Anyway, after what must have been nothing more than a ten second hop, skip and jump away from the area I’d just bravely scampered from, I stood still. It must have been my brain registering that I needed to get these little fookers off. The guidebook says you should tuck you socks into your trousers to avoid the little fookers crawling their way up your legs. I hadn’t done this but at least I had chosen the long trouser option. The only group of four or five that I had seen earlier were walking around in t-shirts and very short shorts. Thank god I wasn’t dressed similarly – I would have no blood left after what was about to occur.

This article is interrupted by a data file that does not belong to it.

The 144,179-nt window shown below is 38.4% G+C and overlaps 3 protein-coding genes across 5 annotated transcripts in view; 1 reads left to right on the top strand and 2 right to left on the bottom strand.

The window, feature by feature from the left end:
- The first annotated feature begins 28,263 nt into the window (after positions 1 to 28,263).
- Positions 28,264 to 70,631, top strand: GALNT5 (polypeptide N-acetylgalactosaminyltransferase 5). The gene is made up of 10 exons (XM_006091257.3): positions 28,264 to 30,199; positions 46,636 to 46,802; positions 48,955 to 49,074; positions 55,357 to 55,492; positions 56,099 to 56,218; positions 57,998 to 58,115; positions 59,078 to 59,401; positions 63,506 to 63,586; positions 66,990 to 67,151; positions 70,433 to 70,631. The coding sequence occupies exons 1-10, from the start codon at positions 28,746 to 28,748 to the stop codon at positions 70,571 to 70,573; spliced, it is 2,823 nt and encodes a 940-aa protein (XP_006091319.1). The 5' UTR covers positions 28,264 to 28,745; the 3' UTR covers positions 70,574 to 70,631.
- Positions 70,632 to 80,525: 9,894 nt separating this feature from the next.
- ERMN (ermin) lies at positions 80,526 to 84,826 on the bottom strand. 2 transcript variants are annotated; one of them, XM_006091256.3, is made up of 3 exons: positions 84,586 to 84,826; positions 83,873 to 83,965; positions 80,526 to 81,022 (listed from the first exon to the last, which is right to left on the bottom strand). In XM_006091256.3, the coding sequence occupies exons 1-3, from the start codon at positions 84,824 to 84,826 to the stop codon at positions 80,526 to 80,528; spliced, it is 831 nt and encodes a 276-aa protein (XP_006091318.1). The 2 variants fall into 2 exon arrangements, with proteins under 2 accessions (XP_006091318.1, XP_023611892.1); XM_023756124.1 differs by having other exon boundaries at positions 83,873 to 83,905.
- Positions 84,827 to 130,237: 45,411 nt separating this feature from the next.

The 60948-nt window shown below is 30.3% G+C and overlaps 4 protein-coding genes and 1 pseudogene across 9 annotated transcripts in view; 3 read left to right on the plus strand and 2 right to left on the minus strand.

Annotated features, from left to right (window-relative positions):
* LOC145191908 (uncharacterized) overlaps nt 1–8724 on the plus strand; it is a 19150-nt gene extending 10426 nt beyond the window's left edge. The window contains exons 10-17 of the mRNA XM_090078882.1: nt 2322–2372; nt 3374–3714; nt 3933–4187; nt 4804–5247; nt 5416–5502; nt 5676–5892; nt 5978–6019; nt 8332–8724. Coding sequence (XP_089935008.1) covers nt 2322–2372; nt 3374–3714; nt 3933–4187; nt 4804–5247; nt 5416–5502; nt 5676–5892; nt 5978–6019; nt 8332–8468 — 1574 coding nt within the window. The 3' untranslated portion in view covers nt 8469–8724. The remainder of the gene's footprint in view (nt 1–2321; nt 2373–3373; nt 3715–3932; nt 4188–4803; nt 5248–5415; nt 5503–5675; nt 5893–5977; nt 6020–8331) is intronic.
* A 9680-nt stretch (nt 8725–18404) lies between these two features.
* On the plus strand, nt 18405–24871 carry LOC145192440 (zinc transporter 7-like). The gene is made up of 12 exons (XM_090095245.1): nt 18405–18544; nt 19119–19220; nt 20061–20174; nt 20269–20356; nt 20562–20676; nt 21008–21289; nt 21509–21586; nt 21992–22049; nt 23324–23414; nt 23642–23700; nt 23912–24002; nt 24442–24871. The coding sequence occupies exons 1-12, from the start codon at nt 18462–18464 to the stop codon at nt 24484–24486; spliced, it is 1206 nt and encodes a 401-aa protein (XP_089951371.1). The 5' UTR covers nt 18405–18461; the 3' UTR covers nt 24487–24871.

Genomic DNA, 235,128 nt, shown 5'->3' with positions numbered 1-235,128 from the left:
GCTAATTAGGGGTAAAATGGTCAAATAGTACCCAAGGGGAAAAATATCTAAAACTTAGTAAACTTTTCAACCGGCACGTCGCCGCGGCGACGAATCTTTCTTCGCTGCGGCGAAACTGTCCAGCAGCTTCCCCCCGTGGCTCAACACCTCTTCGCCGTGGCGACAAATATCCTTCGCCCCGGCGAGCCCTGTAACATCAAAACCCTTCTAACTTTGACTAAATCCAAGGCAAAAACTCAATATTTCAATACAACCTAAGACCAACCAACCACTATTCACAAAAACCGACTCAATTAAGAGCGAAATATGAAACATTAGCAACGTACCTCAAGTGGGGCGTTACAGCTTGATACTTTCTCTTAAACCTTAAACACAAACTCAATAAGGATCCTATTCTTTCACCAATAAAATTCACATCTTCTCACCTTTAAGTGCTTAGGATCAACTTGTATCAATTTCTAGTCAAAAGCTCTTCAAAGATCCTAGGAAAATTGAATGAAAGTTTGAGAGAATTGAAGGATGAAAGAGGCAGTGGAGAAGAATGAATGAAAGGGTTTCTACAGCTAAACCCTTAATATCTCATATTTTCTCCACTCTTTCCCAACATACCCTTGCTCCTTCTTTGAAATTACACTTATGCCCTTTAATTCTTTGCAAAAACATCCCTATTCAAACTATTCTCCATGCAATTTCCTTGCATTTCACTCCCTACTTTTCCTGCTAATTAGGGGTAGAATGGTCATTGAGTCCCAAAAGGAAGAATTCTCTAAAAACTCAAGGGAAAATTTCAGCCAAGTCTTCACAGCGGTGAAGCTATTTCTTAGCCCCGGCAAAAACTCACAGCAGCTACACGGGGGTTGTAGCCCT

I managed to flick off what leeches I could and started to move quickly again, I just wanted to get out of that rainforest now. I was soaked through from sweat and rain from the trek, and these little gits had ruined my second trek. I’m not quite sure how, but I then realised that I was lost. With the panic starting to set in I moved quickly, trying to find something that resembled a path. The problem was that being out of season, a lot of this rainforest was shut off. Even to tour groups with guides. This meant that anything off that muddy, slip…(Sorry) track was now left to grow free. I suddenly found myself panicking some what. The leeches were no doubt a big part of the panic, but also the growing sense of being lost in such an unforgiving rainforest.